Early exploration and expansion into the Dugway area

The land presently occupied by DPG has played an important role in the development of transcontinental transportation in the United States. DPG is located in the southern end of the Great Salt Lake Desert which extends from near the Idaho state line, south to the Fish Springs Mountain Range, and from the Great Salt Lake and Wasatch Mountains, west to the Nevada state line. The desert narrows towards its southern extreme and is most narrow at the stretch between Granite Peak and Black Point in the southwestern corner of DPG.

In the early days of transcontinental travel, the southern route across the desert offered several advantages to those who selected it. This route reduced the overall desert travel time and distance between water sources along the travel route, eliminated the steep grade of Beckwith Pass in the northern Wasatch Mountains, and avoided difficult travel across the mud flats west of the Great Salt Lake.

From the early 1800s, a steady stream of people with varying purposes (exploration, freight and mail transport, mining, homesteading, and later, tourism) used the route across the southern end of the Great Salt Desert. This stream increased in the mid-1800s with the discovery of gold in California. Most of the activity throughout the 19th century occurred just outside DPG and did not leave structural traces (an exception is an historic bridge remnant of the Lincoln Highway Goodyear Cutoff, located on the east side of DPG's Ditto Area). A brief summary of the early developments in transportation and communications is provided here to indicate the broad historical developments and land uses that had an impact in the general vicinity of DPG.

Historical image from around the 1950s of biological scientists performing dissections in Dugway biological laboratory facilities
United States Army Dugway Proving Ground

The attack on Pearl Harbor in 1941 jarred the United States and its military forces. The Nation suddenly realized a need for increased military capability in many areas, which included expanded knowledge in chemical and biological warfare.

On February 6, 1942, President Franklin D. Roosevelt withdrew an initial 126,720 acres of Utah land from the public domain for use by the War Department. Six days later Dugway Proving Ground was established, with official activation on March 1. Testing was under way by that summer.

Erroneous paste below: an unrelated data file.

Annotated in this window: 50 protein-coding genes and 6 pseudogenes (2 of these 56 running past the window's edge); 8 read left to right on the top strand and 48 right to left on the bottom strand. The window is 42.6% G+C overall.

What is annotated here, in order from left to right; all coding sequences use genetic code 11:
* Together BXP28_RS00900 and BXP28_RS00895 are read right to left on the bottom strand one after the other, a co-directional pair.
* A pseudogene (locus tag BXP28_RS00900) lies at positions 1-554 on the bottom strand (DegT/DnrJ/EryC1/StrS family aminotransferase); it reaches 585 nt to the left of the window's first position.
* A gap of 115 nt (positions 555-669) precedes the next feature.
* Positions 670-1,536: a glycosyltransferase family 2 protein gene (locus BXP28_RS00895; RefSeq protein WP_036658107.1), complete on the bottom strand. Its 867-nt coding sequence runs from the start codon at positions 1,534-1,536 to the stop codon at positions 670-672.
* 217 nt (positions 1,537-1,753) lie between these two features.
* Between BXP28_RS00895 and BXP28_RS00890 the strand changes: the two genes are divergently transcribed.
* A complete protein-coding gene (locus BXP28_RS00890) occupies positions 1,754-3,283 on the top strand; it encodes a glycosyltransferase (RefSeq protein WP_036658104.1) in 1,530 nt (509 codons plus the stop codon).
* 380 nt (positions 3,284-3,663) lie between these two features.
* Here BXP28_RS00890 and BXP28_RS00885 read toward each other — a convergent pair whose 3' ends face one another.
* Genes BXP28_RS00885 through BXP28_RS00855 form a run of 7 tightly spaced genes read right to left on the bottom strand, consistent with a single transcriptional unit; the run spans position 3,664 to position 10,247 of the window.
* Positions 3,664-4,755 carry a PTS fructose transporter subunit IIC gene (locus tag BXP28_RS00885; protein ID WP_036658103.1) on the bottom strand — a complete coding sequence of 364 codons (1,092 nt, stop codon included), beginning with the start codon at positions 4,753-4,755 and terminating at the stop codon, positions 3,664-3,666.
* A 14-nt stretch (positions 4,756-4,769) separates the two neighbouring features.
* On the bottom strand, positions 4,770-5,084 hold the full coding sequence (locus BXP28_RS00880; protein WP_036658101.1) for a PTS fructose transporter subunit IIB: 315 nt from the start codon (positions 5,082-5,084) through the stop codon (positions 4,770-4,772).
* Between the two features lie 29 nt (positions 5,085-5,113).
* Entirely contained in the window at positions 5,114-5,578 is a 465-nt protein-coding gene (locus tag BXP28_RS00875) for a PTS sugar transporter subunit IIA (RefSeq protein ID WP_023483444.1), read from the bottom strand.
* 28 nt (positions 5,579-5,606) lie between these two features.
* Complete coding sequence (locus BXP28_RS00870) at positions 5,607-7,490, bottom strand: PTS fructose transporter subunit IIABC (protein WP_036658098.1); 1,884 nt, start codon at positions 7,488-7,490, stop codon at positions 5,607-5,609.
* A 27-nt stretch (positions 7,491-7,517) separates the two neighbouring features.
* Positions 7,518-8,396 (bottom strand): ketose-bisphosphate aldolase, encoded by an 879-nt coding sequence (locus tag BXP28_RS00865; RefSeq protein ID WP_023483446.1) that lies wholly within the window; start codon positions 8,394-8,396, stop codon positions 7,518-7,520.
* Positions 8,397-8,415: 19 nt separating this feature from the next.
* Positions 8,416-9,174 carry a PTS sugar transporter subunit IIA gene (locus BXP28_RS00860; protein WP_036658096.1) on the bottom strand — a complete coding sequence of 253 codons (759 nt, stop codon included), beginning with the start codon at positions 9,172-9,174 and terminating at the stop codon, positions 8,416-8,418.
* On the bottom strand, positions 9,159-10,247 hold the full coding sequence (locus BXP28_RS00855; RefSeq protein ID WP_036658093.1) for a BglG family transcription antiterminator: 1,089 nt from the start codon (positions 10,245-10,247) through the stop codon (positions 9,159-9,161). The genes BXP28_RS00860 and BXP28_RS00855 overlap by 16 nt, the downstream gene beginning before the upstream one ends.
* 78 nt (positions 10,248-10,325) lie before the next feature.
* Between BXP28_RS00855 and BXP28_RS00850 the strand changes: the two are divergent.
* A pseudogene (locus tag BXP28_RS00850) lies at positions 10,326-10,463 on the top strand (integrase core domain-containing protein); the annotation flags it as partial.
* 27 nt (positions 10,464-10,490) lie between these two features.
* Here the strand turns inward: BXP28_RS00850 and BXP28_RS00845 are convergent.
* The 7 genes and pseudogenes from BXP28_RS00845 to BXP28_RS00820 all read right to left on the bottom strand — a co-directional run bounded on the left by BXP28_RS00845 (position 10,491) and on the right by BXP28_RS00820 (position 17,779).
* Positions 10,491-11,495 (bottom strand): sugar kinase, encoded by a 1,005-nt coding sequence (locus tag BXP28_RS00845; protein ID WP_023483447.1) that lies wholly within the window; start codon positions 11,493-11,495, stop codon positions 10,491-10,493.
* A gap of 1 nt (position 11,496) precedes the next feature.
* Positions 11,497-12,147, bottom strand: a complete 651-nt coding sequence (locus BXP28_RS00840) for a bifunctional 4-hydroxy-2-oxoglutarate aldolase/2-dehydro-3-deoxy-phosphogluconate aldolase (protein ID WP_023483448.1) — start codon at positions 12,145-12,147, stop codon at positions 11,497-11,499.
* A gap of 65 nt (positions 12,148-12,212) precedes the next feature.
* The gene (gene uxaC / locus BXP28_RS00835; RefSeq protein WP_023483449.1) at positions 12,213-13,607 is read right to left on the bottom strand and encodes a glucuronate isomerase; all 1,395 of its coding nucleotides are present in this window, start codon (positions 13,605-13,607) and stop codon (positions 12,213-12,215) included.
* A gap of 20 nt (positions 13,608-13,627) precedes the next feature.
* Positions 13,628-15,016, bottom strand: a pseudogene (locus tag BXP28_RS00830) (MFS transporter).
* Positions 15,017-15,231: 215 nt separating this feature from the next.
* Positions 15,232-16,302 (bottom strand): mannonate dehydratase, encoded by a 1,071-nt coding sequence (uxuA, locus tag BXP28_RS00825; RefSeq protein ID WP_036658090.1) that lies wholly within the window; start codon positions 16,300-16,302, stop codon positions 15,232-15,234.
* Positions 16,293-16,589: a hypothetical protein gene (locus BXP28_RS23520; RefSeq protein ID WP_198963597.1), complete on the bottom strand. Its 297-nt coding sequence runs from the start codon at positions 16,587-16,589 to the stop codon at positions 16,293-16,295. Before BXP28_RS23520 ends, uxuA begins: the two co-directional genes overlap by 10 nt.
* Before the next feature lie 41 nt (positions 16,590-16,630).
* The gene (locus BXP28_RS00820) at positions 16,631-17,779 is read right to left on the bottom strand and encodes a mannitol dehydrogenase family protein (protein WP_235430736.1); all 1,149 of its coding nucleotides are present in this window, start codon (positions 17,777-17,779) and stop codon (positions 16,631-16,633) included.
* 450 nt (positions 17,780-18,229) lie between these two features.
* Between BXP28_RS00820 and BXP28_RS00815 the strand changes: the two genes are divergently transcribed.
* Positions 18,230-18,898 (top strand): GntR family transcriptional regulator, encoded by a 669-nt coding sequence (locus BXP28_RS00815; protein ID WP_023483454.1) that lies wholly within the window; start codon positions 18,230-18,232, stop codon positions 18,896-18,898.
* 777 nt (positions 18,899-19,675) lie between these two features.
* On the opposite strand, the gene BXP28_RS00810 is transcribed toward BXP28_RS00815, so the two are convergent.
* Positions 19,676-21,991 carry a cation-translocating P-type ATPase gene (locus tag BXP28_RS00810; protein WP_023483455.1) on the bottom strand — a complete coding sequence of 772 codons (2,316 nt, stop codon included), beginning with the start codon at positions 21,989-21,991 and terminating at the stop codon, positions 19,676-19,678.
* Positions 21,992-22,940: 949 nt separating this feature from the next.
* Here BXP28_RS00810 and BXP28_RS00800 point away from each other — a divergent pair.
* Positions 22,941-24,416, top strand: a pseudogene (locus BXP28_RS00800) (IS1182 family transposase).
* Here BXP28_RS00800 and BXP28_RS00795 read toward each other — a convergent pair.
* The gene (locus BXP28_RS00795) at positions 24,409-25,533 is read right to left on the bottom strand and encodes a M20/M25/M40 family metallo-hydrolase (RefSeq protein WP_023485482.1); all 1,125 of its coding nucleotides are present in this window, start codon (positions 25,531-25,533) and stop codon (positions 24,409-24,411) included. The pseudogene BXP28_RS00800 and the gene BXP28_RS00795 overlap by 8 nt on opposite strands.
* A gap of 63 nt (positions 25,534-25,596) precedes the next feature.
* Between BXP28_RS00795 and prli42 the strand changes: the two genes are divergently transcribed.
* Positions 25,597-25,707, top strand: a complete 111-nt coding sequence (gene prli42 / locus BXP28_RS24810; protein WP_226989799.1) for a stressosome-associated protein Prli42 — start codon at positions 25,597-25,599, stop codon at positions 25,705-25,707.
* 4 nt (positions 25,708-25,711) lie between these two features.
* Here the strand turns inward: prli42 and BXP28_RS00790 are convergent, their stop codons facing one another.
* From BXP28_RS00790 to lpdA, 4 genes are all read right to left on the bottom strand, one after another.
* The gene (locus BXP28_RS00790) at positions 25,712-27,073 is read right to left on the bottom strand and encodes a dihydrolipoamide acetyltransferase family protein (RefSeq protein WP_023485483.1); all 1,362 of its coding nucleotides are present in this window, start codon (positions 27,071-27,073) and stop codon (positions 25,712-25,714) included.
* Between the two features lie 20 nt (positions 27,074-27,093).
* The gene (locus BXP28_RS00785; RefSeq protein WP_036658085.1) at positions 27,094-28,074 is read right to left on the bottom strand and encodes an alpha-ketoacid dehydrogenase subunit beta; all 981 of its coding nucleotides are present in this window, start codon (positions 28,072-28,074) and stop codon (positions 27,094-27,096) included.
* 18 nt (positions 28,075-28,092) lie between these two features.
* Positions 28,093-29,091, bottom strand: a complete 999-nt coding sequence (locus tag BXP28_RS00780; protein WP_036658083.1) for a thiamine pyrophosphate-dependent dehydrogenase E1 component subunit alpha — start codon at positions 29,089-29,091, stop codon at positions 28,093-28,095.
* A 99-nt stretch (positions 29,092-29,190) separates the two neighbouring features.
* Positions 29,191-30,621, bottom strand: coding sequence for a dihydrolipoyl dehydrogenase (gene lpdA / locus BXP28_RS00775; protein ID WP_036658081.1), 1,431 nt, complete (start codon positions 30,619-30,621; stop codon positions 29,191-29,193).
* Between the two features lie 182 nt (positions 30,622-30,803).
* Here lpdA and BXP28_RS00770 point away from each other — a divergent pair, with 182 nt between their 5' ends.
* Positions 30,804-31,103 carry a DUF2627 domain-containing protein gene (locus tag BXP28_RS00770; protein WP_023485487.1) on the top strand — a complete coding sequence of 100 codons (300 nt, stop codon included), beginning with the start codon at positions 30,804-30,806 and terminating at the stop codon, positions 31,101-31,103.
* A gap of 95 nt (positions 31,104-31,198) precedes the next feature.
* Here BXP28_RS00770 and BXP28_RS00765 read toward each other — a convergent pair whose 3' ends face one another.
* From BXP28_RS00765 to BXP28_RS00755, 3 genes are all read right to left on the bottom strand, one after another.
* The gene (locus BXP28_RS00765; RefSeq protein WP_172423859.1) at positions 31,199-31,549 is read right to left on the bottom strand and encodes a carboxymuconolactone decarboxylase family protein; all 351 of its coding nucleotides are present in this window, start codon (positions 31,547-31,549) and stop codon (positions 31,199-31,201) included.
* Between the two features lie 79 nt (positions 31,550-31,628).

Dugway Proving Ground was authorized to fill the need for testing weapons and defenses against chemical and biological weapons of mass destruction. Important projects during this early period included testing incendiary bombs, chemical weapons, and modified agents as spray disseminated from aircraft. Testers also did pioneer work on mortars.

Over the years, the proving ground underwent various name changes and periods of deactivation and reactivation. In 1943, the Army established biological warfare and testing facilities at Dugway. The size of the installation was increased in 1945, when part of the Wendover Bombing Range was transferred to proving ground operations.

After the war, the proving ground combined with the Desert Chemical Depot to form a single Command called the Dugway Desert Command, later renamed the Western Chemical Center. The installation was then placed on a standby.

In 1950, the center resumed active status, and acquired an additional 279,000 acres of land for exclusive use. Work continued through the 1950s, with new responsibilities being added as defense weaponry evolved. In 1954, Dugway Proving Ground was confirmed as a permanent installation.

In 1968, the Fort Douglas-based Deseret Test Center and Dugway Proving Ground combined and became known as the Deseret Test Center. This alliance lasted until 1973, when the present Dugway Proving Ground became part of U.S. Army Test & Evaluation Command (TECOM) headquartered at Aberdeen Proving Ground, Maryland. In 1999, TECOM became the Developmental Test Command (DTC), aligned under the Army Test & Evaluation Command (ATEC) in Alexandria, Virginia.

The present day Dugway Proving Ground now covers 798,214 acres. In addition to chemical and biological defensive testing, environmental characterization, and remediation technology testing Dugway is the Defense Department’s leader in testing battlefield smokes and obscurants. Testing now includes further determining the reliability and survivability of all types of military equipment in a chemical or biological environment.

For a more detailed look at the history of Dugway Proving Ground, see the links below.